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Trump's Low Polling Numbers Force Senate To Rethink SCOTUS Nomination

by David Yee, published

It's now been 169 days since President Obama nominated Chief Judge Merrick Garland to fill Justice Antonin Scalia's vacant seat on the Supreme Court.

The waiting game to act on Garland's nomination has become status quo in the headlines. It's just assumed now that action on the nomination will have to wait until after November's election.

But at least some Republican senators are questioning this tactic, realizing what would be at stake if Trump lost his bid for the presidency -- or even worse if the Republicans also lost their control over the Senate.

Senate Judiciary Chairman Chuck Grassley hinted this week that hearings could take place during a 'lame duck' session of Congress -- and while this was quickly countered by Majority Leader Mitch McConnell's office, even the consideration is showing the angst within the rank-and-file Republicans.

'What if?' is too powerful of a motivator in this high-stakes game of political Russian-roulette, with the worst outcome being a Clinton victory paired with a withdrawal of Garland's nomination by President Obama.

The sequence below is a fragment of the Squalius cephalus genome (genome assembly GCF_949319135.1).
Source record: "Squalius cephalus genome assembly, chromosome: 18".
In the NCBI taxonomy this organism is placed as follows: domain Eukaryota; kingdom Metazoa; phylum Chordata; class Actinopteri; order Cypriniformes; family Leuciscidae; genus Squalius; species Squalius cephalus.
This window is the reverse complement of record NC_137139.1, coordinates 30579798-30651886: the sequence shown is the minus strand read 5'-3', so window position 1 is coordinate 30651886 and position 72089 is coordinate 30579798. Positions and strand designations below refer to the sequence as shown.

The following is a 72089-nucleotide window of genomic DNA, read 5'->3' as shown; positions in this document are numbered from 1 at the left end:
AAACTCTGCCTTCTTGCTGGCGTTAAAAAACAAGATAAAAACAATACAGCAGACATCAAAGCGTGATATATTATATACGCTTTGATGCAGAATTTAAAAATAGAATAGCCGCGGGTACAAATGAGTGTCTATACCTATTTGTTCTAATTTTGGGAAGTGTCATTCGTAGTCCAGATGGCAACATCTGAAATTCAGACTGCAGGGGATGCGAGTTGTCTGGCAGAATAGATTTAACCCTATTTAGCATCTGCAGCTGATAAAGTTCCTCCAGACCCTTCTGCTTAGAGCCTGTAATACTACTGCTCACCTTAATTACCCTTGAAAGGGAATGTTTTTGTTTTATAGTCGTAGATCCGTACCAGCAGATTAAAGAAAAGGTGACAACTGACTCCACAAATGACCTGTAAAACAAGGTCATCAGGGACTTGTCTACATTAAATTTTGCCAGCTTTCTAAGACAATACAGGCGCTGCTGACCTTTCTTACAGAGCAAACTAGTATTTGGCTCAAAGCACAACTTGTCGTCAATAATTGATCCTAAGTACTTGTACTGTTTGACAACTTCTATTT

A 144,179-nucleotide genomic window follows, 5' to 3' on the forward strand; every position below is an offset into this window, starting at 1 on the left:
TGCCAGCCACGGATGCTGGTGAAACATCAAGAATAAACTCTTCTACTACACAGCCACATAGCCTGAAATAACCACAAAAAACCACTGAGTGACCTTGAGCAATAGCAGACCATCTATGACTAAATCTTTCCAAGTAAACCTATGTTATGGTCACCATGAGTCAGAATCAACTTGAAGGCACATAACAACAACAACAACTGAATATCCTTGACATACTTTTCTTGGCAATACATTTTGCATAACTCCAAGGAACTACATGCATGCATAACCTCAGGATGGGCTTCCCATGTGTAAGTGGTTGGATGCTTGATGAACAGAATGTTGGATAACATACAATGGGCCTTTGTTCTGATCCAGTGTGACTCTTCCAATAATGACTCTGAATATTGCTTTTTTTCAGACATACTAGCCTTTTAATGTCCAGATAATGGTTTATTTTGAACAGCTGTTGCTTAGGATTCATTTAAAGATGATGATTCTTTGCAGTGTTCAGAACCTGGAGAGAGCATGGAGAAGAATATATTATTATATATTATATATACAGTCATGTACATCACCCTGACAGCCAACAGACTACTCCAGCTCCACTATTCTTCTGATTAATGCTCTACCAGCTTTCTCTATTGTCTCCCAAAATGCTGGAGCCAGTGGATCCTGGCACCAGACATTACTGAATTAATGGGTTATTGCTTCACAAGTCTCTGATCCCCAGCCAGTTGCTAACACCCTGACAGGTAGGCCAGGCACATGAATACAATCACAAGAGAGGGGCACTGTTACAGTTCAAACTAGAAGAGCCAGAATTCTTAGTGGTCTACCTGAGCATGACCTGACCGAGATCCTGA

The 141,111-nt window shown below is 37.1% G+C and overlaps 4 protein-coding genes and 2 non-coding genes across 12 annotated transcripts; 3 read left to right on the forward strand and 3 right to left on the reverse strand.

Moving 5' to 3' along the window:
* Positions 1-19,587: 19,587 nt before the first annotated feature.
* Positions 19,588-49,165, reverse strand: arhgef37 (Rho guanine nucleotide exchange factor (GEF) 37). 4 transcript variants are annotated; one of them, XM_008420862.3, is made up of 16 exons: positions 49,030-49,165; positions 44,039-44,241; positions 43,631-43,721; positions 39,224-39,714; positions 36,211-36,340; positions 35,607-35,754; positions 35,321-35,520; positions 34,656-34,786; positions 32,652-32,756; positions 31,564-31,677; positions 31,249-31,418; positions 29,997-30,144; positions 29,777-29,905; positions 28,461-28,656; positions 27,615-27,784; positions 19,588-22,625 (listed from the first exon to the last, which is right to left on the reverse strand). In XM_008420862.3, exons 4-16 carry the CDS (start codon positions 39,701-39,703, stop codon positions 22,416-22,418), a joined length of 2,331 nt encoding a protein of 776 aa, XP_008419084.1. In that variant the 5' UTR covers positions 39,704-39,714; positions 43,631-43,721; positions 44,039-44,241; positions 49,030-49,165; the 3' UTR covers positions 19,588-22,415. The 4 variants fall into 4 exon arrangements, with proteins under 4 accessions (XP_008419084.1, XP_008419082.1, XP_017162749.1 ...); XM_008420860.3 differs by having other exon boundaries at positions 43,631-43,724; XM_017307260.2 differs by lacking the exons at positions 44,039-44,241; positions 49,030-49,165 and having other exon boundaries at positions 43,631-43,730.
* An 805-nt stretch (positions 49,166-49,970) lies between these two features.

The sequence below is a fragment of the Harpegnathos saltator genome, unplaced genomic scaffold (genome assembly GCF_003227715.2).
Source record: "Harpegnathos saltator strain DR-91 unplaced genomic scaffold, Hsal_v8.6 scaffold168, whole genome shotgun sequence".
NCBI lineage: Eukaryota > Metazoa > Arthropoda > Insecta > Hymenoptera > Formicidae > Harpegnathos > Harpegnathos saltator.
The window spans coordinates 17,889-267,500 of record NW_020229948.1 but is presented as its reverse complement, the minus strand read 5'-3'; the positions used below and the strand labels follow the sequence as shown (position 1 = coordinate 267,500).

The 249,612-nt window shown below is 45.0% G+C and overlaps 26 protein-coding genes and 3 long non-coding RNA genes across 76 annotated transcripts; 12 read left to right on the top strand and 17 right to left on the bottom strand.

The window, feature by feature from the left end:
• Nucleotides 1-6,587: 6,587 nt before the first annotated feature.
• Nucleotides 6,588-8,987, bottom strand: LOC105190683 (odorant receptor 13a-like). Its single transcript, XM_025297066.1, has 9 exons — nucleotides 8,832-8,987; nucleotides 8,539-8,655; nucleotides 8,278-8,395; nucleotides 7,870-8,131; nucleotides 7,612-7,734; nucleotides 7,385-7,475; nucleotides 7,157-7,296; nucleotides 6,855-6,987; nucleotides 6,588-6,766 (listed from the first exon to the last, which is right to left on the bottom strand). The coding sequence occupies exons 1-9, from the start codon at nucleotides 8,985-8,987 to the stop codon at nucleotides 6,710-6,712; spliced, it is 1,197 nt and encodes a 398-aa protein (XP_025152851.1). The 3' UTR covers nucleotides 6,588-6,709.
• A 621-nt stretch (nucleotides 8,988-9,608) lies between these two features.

In a field of unlimited uncertainty, Garland has at least some qualities that are appealing to the conservatives.

He's a decade older than the last three justices were at time of appointment. Like it or not, the length of tenure is certainly a factor to consider.

With a lengthy history on the bench and more moderate appeal than Kagan or Sotomayor, a partial victory of confirming a more moderate justice would be a bitter pill to swallow, but it would still be better than being forced to consider a more liberal nominee.

And they also have to consider that many of the 4-4 ties at the Supreme Court have been outright losses -- most recently the N. Carolina voting laws being blocked, but also a long stream of tied rulings that will eventually be revisited by the court.

But one thing is certain, as rhetoric heats up on both sides about the Senate's inaction, it will be a tell-tale sign of how the political fortune tellers are reading the signs for the next two months.

Because one side will use this nomination as a political weapon, while the other will use it as damage control -- and it's not totally apparent yet which role each party will be taking.

Photo Credit: Albert H. Teich /

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